So the question becomes: Can we measure other stuff to add to the already awesome previous performance prediction models to increase our predictive power? If we said "Hell yes, you can!" would you call us crazy? You wouldn’t be the first. 

The future is now

First off, psychology as a discipline is quite large. There are plenty of sub-topics within psychology that can be brought to the professional sports landscape to help predict future performance. That said, research has time and time again shown that chemistry and performance are related. So, for this reason, we've decided to focus on this often talked-about (but not-so-often accurately measured) component of a team’s ability to stick together. 

Utilizing over 30 years of research, we designed a survey to measure and increase team chemistry; we are currently implementing it with a few community college football teams in Southern California, with the aim of increasing their performance. After 3 rounds of the survey, here’s a midseason report of how it’s going:
Each team has played 6 games thus far with an average opponents winning percentage at 47%
Each team has played 6 games thus far with an average opponents winning percentage at 47%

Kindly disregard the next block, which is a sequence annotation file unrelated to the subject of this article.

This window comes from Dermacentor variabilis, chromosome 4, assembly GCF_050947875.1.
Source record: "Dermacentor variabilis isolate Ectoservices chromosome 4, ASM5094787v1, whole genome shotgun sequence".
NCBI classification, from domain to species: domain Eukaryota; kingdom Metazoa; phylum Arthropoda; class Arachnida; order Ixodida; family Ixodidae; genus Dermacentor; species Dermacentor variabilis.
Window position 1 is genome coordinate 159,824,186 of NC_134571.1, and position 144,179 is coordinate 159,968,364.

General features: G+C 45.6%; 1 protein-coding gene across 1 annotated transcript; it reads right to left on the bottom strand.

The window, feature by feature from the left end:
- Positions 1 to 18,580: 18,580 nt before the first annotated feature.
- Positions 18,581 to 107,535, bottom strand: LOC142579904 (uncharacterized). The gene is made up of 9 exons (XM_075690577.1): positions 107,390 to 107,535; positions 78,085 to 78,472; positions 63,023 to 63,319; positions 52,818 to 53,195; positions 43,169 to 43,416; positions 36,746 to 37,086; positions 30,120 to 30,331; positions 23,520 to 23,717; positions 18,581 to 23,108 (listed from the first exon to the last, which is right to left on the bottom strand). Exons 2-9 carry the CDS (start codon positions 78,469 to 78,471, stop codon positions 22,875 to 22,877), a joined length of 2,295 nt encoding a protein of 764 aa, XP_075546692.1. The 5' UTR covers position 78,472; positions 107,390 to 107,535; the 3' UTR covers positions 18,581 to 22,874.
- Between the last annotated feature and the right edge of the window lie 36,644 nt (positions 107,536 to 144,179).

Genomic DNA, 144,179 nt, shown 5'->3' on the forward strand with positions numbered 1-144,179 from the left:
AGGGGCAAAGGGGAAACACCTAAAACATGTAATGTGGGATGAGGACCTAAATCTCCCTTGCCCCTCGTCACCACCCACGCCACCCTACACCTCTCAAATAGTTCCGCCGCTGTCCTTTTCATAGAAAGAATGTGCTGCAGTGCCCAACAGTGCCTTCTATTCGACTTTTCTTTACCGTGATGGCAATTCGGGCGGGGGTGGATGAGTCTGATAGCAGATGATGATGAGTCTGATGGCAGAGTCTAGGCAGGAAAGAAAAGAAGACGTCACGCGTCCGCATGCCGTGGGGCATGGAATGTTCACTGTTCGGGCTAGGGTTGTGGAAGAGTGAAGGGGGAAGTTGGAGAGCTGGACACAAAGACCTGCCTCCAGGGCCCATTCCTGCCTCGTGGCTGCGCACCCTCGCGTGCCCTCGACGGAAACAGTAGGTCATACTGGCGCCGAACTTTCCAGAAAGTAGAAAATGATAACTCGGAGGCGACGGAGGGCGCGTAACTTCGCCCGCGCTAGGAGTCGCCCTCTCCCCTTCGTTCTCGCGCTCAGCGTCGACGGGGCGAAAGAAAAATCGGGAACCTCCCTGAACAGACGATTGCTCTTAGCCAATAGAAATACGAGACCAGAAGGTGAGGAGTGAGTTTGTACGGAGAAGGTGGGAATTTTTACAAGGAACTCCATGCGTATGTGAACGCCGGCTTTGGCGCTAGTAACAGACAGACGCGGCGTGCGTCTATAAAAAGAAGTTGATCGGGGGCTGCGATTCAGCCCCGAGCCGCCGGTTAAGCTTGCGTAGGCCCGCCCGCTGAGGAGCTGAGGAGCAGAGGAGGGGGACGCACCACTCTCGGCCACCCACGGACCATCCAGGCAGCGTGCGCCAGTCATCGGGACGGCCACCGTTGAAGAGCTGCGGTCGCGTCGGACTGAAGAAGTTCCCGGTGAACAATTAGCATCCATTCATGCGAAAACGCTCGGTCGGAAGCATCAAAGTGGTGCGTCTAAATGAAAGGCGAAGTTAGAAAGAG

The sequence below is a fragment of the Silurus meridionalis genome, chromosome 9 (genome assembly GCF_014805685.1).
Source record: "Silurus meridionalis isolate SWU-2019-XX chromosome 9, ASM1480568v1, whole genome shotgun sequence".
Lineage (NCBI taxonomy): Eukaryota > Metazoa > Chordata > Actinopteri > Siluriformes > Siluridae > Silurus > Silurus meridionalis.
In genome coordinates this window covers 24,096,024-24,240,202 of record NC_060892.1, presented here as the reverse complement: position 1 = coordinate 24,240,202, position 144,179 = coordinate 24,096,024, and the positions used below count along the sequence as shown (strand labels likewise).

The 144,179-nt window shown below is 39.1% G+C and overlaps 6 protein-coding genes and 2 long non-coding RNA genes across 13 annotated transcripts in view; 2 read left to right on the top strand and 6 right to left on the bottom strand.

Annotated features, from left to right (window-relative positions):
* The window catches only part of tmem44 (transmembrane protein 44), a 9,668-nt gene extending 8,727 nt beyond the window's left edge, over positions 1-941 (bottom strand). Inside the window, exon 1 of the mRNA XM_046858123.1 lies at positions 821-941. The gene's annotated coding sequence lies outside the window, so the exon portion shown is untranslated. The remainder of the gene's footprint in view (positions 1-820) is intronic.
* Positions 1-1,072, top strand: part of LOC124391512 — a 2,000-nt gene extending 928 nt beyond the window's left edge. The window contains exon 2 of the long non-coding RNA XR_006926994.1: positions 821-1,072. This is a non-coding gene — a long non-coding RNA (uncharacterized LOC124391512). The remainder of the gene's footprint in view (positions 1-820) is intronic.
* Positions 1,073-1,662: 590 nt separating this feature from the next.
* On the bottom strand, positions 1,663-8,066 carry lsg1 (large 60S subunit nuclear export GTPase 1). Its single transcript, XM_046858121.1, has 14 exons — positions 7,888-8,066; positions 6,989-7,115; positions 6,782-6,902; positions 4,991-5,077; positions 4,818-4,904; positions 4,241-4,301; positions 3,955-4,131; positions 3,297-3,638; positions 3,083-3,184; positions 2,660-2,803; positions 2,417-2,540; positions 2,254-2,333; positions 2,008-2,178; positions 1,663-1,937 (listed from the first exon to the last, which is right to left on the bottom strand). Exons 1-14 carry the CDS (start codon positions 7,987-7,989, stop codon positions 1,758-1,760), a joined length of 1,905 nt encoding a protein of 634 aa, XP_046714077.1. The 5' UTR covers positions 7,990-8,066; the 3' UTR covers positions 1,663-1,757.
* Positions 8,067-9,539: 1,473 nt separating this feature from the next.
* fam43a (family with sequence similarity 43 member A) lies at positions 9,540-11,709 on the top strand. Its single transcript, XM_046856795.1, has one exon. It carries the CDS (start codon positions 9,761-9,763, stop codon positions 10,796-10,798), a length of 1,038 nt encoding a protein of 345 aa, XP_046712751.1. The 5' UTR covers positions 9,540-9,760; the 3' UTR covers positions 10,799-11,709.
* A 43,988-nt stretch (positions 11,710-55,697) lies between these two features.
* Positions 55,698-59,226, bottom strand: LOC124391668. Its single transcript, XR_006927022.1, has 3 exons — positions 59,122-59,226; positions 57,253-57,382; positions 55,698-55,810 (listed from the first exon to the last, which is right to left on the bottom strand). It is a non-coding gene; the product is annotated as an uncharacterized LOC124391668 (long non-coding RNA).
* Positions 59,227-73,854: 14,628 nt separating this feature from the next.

Looking at the 4 year averages, the overall trend indicates that increasing team chemistry has played some role in improving these teams' offenses and defenses. Before you get your scientist hat on, we know these findings are preliminary: It's a small sample of schools -- perhaps these teams would be performing this well without our survey2. There's also another 4 to 5 games left to play for each team, so things could change by the end of the year. However, it's a nice enough trend to get us excited about the intervention. Stay tuned for an end-of-season report to see if the results hold.

The million dollar pitch

Previous research in team chemistry has often occurred within college teams, so the mid-season results of this study are by no means revolutionary. What could be revolutionary is if professional teams begin to use this research: monitor players, build a team with players high in team chemistry, and design interventions to increase overall team chemistry. The idea is to chip away at that missing 64% of future performance that previous performance doesn't capture.

1 This assumes our predictive models built using previous performances can’t improve, right? We're capturing about 36% of the reason (or variance) of future performance right now in 2016, what's to say we can't get better in the future? True, the correlation coefficients have ranged from just over r = .8 to just below r = .3. So, at most we can unreliably predict upwards of 64% of the variance on a good year, which still leaves 36% unexplained. Predictive power has varied over the last 20 years, but the average guess is that previous performance only eats up around 36% of future performance.

2 Each team was randomly chosen and had to be a low-performing team in past.